At $55/shr, the market cap of NYX group is $8.7B. The latest pro forma projections in the Citi opinion have NYX earning about $295M in '07, or $1.87/shr. That means AX is trading at 30x '07 pro forma income.

And just keep this in mind, that $295M of net income in '07 is completely phoney. Read the Citi fairness opinion and compare it to the original S-4 sent out in July. You'll notice the following:

- $17M of accounting adjustments to amortize listing fees, essentially adding non-cash revenue going forward.

- $15M/year in revenues from upping the trading license fees from $20K to $40K

- Using a 200bps lower tax rate

- $15M in extra income from reducing the amortization of deal fees

- Assuming that AX OTC market share now hits 31% in '07, when it is currently below 24%.

The list goes on. Do your research. The information is all out there, you've just to do the work.

3:03 PM  
Anonymous Anonymous said...

Bear This in Mind About the NYSE
Exchange stocks have been losing ground of late -- just one of several potential negatives to consider if the Big Board goes public
Judging by the sell-off slamming the stocks of the already public exchanges, investors might want to tread carefully as the New York Stock Exchange's owners prepare for their biggest step in going public -- the Dec. 6 vote on merging with publicly held Archipelago Holdings (AX ). The balloting, expected to lead to a publicly traded NYSE as early as January, has speculators salivating.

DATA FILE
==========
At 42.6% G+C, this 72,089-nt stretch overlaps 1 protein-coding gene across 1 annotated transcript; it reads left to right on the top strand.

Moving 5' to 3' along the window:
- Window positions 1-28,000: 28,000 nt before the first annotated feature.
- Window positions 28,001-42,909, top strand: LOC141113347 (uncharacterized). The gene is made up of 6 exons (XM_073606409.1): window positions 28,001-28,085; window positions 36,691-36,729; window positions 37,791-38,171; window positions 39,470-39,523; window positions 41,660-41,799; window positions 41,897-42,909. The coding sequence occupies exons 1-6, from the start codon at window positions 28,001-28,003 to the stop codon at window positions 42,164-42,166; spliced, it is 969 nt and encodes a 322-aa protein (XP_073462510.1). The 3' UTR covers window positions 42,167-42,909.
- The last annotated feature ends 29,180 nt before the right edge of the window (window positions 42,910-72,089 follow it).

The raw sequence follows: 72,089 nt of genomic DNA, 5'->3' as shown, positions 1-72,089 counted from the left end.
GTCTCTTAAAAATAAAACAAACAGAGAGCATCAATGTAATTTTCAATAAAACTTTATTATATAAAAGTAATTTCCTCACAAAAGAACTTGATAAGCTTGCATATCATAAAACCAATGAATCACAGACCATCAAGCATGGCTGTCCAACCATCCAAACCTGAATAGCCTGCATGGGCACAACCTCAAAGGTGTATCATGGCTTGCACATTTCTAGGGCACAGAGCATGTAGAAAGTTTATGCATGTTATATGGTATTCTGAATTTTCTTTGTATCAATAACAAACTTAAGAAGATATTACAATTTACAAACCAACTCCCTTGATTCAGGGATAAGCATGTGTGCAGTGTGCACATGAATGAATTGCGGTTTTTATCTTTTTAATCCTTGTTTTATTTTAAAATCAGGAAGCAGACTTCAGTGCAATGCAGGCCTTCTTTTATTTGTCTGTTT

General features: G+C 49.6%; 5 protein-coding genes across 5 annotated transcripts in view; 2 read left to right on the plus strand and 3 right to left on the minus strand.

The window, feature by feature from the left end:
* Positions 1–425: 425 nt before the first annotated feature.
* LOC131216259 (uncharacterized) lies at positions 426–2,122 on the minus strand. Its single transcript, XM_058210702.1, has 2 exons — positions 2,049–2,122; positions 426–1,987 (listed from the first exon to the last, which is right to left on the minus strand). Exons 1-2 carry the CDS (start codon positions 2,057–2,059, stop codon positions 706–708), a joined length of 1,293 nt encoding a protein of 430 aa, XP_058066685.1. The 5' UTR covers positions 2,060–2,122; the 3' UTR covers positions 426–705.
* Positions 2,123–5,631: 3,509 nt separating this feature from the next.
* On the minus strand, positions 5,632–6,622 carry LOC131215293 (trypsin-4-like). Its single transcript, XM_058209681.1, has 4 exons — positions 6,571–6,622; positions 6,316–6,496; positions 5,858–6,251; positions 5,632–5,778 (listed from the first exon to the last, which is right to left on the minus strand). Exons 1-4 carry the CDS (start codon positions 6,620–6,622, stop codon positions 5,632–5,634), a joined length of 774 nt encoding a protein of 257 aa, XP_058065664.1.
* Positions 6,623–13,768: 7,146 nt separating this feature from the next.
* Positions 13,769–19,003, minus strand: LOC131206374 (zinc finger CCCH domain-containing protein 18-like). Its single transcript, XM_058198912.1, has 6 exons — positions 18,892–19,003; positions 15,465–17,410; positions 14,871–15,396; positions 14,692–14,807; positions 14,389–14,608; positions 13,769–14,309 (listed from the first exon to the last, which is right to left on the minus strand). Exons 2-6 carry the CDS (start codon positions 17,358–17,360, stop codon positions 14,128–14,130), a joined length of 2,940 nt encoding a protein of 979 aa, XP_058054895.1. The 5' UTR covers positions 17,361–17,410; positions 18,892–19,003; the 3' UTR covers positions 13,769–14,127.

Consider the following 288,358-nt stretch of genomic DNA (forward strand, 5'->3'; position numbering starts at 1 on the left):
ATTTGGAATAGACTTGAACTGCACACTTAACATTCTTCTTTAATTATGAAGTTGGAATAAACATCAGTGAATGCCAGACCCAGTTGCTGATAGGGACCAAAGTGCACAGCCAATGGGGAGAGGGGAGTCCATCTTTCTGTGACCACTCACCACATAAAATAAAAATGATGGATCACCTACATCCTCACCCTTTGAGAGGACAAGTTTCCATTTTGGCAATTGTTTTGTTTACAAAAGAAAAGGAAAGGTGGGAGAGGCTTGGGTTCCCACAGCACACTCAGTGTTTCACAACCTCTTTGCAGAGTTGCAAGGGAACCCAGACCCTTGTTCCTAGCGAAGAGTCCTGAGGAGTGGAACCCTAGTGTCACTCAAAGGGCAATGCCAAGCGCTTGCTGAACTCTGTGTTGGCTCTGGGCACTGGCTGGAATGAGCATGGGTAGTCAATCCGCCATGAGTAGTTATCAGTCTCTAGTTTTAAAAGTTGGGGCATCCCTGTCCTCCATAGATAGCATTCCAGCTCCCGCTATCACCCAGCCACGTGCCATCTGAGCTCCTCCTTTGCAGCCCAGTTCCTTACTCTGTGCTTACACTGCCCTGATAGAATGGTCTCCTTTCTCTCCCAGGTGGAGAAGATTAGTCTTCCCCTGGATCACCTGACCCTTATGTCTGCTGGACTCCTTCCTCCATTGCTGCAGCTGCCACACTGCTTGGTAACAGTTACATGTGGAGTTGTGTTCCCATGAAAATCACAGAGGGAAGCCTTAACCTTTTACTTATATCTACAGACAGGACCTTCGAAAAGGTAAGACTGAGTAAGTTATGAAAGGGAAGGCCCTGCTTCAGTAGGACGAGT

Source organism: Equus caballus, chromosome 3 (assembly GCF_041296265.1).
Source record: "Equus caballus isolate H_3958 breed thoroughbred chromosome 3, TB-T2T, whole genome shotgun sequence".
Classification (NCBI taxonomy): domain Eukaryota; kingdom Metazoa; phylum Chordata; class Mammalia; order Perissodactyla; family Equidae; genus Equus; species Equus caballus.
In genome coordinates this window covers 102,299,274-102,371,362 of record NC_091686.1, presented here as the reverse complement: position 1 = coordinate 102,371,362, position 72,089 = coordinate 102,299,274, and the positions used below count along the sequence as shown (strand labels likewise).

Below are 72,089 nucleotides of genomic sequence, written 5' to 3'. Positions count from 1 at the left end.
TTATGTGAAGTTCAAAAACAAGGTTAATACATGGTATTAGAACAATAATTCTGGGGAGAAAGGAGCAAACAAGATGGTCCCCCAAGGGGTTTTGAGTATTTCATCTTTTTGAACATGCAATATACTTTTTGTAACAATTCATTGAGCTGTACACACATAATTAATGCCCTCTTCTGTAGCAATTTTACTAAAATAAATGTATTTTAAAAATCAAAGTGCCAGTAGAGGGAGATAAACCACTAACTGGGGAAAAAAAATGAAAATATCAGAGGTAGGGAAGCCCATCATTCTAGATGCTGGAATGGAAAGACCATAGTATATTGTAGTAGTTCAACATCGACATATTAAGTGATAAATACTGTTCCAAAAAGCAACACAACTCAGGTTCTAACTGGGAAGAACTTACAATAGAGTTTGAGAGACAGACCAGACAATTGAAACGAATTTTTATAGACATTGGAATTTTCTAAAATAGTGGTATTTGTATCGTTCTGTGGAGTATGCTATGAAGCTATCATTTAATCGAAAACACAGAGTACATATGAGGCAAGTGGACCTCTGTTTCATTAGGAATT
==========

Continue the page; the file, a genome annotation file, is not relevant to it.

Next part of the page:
Memberships -- or seats -- on the still-private NYSE have climbed from $975,000 in January to $3.5 million in late November. But the optimism at the NYSE may be a bit overdone. Triggered by a couple adverse analyst reports, the slide in the already publicly traded exchange stocks shows how inflated the sector has become.

The Chicago Mercantile Exchange (CME ), which went public at just $35 a share in December, 2002, and soared to nearly $397 by Nov. 25, has fallen nearly 7%, closing at $370 on Nov. 29. The Chicago Board of Trade, which leapt from a $54 offering price on Oct. 18 to $134.50 by Oct. 24, has skidded even more sharply, to $93. After offering its shares for $26 each on Nov. 16 and shooting above $44 the same day, Atlanta's fast-growing energy futures bourse, the IntercontinentalExchange (ICE ), has dipped below $32. Archipelago itself, which went public at $11.50 a share in August, 2004, jumped to $62 by Nov. 22, but has now slipped under $55.

STARK DIFFERENCES. The reality is that not all exchanges are created equal. Unlike the NYSE, for instance, the Chicago futures markets have virtual monopolies on the products they trade. They have proved this by rebuffing challengers such as Eurex, the European giant that so far has failed to horn in on the Board of Trade's Treasury bond trading or, more recently, the Merc's foreign-currency markets. In spite of such assaults, volumes on both Chicago markets have climbed relentlessly -- even while the Chicagoans have raised prices for traders.

With such edges, they're better bets than the equities markets, says analyst Richard Herr of Keefe, Bruyette & Woods. He adds, "It's important to make distinctions."

Even between the Chicagoans, there are stark differences. The Mercantile Exchange, for example, owns its own clearinghouse and provides clearing services for the Chicago Board of Trade under contract. The clearing of trades -- guaranteeing that buyers and sellers of futures contracts will have their orders met -- is a lucrative and central function that gives the Merc a choke hold on the CBOT.